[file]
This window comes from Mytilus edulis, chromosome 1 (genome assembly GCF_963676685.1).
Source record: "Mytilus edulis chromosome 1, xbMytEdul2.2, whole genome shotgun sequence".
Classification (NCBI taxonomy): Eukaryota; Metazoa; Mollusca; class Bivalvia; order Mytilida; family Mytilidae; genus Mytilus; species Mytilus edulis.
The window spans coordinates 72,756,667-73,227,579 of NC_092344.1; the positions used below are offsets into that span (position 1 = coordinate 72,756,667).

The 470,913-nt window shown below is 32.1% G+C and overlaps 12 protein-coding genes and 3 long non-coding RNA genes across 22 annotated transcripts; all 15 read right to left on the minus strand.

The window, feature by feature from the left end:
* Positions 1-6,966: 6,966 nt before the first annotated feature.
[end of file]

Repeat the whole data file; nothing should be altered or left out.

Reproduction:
This window comes from Mytilus edulis, chromosome 1 (genome assembly GCF_963676685.1).
Source record: "Mytilus edulis chromosome 1, xbMytEdul2.2, whole genome shotgun sequence".
Classification (NCBI taxonomy): Eukaryota; Metazoa; Mollusca; class Bivalvia; order Mytilida; family Mytilidae; genus Mytilus; species Mytilus edulis.
The window spans coordinates 72,756,667-73,227,579 of NC_092344.1; the positions used below are offsets into that span (position 1 = coordinate 72,756,667).

The 470,913-nt window shown below is 32.1% G+C and overlaps 12 protein-coding genes and 3 long non-coding RNA genes across 22 annotated transcripts; all 15 read right to left on the minus strand.

The window, feature by feature from the left end:
* Positions 1-6,966: 6,966 nt before the first annotated feature.